Security lapse puts all at risk inside Cleve. Detention Center - Cleveland 19 News Cleveland, OH

Security lapse puts all at risk inside Cleveland Juvenile Detention Center

The PDA's the guards use. (Source: WOIO) The PDA's the guards use. (Source: WOIO)
Surveillance video from the center. (Source: Cuyahoga County Juvenile Court System) Surveillance video from the center. (Source: Cuyahoga County Juvenile Court System)
Community activist Art McKoy. (Source: WOIO) Community activist Art McKoy. (Source: WOIO)

A 19 Action News investigation of violence inside the Juvenile Detention Center, pointed out that it is a dangerous place to work.  

The guards first line of defense at the facility is a PDA, a personal detention assistant.  It's a radio about as big as a cell phone and on Thursday, June 19, the system went out. The device is about the size of a palm and is always in the hands of officers.  

When violence breaks out, the staff is always outnumbered.  Their safety depends on calling in back up.

The company that provides the service is Black Creek.  They installed the entire detention management system, including monitoring and surveillance cameras.  

Security at the detention center is very necessary given an increasingly violent juvenile population.  

Members of the Heartless Felons Gang were removed after our stories aired, but that was just a start toward better staff safety.

"Some of these people have committed murders," says Duane Deskins, Chief Juvenile Prosecutor.

Black Creek's contract with Cuyahoga County lapsed, and everything went black Thursday.  There were no PDAs, no surveillance, nothing.  

It left officers on their own and in an emergency it would have delayed help arriving.  

Many ask, "How could the county let the service lapse?"

Community Activist Art McCoy says it's because many Cuyahoga County officials have their priorities all wrong.  He wonders who the real heartless felons are.

"Is it the juvenile gangs that they say have taken over the Juvenile Justice Center or is it the bureaucrats," says McKoy.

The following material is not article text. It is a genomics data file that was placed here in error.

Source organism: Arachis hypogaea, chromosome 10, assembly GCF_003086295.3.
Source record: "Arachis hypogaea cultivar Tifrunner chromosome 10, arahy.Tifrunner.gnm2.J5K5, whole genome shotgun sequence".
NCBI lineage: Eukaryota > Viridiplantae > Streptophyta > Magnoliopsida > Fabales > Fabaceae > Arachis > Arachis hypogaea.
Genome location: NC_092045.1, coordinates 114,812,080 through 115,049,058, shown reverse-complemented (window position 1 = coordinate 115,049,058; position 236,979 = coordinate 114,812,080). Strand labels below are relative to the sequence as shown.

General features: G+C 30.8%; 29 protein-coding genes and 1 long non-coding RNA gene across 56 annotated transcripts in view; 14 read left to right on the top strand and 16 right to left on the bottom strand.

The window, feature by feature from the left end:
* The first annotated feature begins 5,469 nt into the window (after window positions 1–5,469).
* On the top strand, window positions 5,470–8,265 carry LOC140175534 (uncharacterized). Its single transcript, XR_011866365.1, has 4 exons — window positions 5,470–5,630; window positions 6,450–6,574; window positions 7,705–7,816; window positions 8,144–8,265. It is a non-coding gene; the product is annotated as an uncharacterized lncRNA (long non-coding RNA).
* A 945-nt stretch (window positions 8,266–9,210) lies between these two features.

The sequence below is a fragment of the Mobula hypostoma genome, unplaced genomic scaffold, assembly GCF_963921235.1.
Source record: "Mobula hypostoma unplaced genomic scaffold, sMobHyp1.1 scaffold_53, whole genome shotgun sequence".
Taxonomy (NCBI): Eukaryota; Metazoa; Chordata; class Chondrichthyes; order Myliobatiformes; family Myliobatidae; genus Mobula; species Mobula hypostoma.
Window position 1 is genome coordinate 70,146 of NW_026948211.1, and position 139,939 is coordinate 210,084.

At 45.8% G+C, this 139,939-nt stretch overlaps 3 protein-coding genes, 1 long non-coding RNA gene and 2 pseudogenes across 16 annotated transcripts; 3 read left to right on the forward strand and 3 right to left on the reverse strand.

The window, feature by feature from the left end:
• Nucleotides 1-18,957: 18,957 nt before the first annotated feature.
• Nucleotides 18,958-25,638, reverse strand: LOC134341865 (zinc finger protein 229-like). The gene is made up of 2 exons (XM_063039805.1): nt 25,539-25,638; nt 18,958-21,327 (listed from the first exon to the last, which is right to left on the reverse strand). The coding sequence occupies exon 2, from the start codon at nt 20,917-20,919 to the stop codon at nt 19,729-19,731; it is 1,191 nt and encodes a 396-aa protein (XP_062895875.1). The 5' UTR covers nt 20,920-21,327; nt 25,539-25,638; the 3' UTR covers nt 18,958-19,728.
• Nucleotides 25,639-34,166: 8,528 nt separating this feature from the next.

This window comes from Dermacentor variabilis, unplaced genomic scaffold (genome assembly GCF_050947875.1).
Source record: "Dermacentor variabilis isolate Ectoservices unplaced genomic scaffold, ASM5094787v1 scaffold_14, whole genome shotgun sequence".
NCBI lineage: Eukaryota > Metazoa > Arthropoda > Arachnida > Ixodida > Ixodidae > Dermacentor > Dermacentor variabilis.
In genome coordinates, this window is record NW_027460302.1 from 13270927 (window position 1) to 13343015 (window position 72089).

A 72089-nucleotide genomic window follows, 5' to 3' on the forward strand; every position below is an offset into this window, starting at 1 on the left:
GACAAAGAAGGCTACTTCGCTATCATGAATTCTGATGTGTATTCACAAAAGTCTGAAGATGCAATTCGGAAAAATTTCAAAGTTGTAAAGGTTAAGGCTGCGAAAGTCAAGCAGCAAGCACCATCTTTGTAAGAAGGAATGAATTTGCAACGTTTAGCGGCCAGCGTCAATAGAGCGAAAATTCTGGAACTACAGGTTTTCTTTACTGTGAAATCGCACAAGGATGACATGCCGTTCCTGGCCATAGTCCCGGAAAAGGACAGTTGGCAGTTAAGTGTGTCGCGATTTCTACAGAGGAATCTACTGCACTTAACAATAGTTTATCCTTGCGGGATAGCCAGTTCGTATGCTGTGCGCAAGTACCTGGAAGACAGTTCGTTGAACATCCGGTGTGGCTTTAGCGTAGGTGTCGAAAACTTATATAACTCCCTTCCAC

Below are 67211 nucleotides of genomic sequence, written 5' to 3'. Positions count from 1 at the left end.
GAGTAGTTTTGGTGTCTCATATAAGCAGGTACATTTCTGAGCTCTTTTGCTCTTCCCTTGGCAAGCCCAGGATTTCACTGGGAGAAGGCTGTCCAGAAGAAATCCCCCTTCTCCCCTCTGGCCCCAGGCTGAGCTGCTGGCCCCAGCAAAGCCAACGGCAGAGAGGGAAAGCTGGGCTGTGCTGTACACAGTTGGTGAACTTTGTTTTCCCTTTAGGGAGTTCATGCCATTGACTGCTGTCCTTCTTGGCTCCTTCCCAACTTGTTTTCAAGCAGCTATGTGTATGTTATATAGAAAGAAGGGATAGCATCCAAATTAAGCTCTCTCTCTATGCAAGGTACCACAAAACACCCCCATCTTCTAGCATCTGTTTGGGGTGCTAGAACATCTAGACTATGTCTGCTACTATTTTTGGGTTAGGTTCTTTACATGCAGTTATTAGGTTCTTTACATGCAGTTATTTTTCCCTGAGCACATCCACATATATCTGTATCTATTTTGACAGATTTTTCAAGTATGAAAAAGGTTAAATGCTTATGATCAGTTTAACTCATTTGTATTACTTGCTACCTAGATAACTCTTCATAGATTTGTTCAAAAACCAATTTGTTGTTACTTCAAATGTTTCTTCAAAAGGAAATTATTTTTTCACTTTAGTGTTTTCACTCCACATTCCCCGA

On Friday, June 20, three community organizations, Black on Black Crime, Survivors/Victims of Tragedy, and Black Men's Army, joined forces to rally outside the Cuyahoga County Juvenile Detention Center.

Organizers of the event have called out Cuyahoga County Prosecutor Timothy McGinty for what they refer to as the "poor" planning of the detention center.

This comes just one week after the 43 members of a gang known as the Heartless Felons were arrested on 437 counts for creating havoc within the walls of the detention center.

19 Action News recently acquired video of many of the gang's attacks on other inmates and staff.

The rallying group says although the arrests mean good news, the facility has been failing the troubled children, and not rehabilitating them as their mission statement says.

Frustrated organizers accuse city leaders of wasting money on judges' chambers and unnecessary amenities while neglecting to invest the funds on appropriate services for the youth such as hiring adequate staff to handle the increased number of residents and paying for educational, vocational, and rehabilitation programs.

The group agrees that violent thugs and gang members should be punished accordingly, but say to solely blame the youth for the shortcomings of the facility is inaccurate and "heartless".  The group says there was never an adequate organizational plan to house, treat and educate an increased population.

Since the new facility opened in Cleveland almost three years ago at 9300 Quincy Ave., there have been an alarming number of attacks and destruction of property reported.

Judge Kristin Sweeney and retired guard Ed Reynolds say that fight scenes at the center have become commonplace.  At times it is near impossible for the guards to get a large fight under control quickly due to being outnumbered.  Guards also have to be careful how they deal with disciplining the youth for fear of being reprimanded or even terminated.  One female guard was so severely hurt that she had to be hospitalized and placed on injury leave for more than a year.

"We went from one extreme to another and we have to find some kind of medium there that works for everybody.  Keeps the kids safe but is not abusive," said Reynolds. "I mean, it's a really hard situation to figure out how to balance the kids and the staff's needs," says Reynolds.

"We will continue to pursue similar legal steps against other older, violent prisoners and those who attack other children or staff members," says Timothy McGinty. "In addition, we are working with Cuyahoga County Juvenile Court Administrative Judge Kristin W. Sweeney to provide additional training for staff and to monitor violence within the detention center. We also join with the court in urging County Council to add security personnel at the Juvenile Justice Center. "

In addition to the brutal assaults, damage to sprinkler systems, windows and televisions have totaled tens of thousands of dollars.

Many affected by the chaos inside the juvenile detention center are hoping for an effective solution that protects staff, residents and property.

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